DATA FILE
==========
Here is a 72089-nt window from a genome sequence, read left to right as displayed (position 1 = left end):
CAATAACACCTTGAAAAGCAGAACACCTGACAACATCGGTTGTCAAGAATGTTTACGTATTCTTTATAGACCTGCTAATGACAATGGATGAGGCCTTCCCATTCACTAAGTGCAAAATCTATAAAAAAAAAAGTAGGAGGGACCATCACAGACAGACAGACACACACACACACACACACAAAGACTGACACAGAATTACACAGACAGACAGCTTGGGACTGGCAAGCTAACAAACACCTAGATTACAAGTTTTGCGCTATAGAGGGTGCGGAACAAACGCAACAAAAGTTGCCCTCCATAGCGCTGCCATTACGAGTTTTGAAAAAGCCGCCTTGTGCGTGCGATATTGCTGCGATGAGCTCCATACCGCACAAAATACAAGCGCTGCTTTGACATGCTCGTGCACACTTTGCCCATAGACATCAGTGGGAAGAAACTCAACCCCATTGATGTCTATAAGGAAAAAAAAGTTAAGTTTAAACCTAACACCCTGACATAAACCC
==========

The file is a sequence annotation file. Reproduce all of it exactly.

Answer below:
Here is a 72089-nt window from a genome sequence, read left to right as displayed (position 1 = left end):
CAATAACACCTTGAAAAGCAGAACACCTGACAACATCGGTTGTCAAGAATGTTTACGTATTCTTTATAGACCTGCTAATGACAATGGATGAGGCCTTCCCATTCACTAAGTGCAAAATCTATAAAAAAAAAAGTAGGAGGGACCATCACAGACAGACAGACACACACACACACACACACAAAGACTGACACAGAATTACACAGACAGACAGCTTGGGACTGGCAAGCTAACAAACACCTAGATTACAAGTTTTGCGCTATAGAGGGTGCGGAACAAACGCAACAAAAGTTGCCCTCCATAGCGCTGCCATTACGAGTTTTGAAAAAGCCGCCTTGTGCGTGCGATATTGCTGCGATGAGCTCCATACCGCACAAAATACAAGCGCTGCTTTGACATGCTCGTGCACACTTTGCCCATAGACATCAGTGGGAAGAAACTCAACCCCATTGATGTCTATAAGGAAAAAAAAGTTAAGTTTAAACCTAACACCCTGACATAAACCC